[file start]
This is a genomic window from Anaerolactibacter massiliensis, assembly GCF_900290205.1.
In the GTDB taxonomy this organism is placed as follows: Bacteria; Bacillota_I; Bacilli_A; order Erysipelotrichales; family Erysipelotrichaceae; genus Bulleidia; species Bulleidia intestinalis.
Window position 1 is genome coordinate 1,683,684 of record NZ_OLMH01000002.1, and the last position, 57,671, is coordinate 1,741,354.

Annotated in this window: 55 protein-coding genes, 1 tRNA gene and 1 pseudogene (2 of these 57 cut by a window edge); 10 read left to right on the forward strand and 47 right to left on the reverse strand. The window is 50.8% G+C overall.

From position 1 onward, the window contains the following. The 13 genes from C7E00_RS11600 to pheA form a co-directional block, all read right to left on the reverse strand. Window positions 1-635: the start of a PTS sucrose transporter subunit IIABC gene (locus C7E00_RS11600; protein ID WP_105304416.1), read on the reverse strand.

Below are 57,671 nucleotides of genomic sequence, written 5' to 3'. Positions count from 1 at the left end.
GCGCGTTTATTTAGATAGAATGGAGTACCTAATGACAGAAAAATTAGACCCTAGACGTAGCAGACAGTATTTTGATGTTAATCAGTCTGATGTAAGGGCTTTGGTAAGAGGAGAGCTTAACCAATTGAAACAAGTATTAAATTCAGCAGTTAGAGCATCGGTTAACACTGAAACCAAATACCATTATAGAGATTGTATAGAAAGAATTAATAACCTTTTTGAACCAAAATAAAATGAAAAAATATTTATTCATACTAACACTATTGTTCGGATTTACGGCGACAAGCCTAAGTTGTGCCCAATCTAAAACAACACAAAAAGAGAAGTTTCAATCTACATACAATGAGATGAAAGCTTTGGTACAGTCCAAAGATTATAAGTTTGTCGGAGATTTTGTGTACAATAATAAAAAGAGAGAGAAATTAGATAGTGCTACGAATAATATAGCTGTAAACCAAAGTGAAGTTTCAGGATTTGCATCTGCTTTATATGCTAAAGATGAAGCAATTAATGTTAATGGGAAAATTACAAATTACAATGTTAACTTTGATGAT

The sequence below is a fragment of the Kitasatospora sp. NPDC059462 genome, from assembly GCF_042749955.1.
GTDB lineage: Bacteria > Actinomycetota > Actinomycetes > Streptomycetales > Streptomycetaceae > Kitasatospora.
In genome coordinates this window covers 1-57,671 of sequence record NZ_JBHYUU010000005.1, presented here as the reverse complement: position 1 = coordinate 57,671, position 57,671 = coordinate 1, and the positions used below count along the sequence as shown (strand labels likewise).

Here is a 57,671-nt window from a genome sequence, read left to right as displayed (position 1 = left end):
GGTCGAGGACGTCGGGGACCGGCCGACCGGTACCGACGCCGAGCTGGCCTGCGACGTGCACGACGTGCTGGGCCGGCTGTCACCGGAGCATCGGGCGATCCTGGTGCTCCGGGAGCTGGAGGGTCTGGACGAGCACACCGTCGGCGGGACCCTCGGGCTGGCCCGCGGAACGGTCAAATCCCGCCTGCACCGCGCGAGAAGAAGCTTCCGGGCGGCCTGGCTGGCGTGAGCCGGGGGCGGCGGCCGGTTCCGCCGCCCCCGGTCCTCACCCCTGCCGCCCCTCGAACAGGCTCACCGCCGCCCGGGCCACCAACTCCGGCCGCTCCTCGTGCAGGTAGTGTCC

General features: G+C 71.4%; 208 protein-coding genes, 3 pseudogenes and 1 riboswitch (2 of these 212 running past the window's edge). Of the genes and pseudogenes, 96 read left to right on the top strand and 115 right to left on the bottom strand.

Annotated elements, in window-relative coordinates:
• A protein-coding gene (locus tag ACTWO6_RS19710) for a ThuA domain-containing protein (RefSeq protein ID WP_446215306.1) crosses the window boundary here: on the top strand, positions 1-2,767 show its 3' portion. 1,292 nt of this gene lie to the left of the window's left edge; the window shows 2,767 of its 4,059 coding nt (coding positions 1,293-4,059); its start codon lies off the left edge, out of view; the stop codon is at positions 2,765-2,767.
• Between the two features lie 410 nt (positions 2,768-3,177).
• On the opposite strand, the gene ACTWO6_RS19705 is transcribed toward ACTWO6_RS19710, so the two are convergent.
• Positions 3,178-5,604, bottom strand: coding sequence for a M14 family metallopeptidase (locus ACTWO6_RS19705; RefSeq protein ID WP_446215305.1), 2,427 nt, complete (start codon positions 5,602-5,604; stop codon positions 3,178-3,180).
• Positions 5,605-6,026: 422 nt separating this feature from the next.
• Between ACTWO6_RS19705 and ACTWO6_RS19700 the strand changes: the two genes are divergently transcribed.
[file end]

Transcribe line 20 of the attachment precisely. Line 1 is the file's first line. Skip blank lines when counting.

• Between ACTWO6_RS19705 and ACTWO6_RS19700 the strand changes: the two genes are divergently transcribed.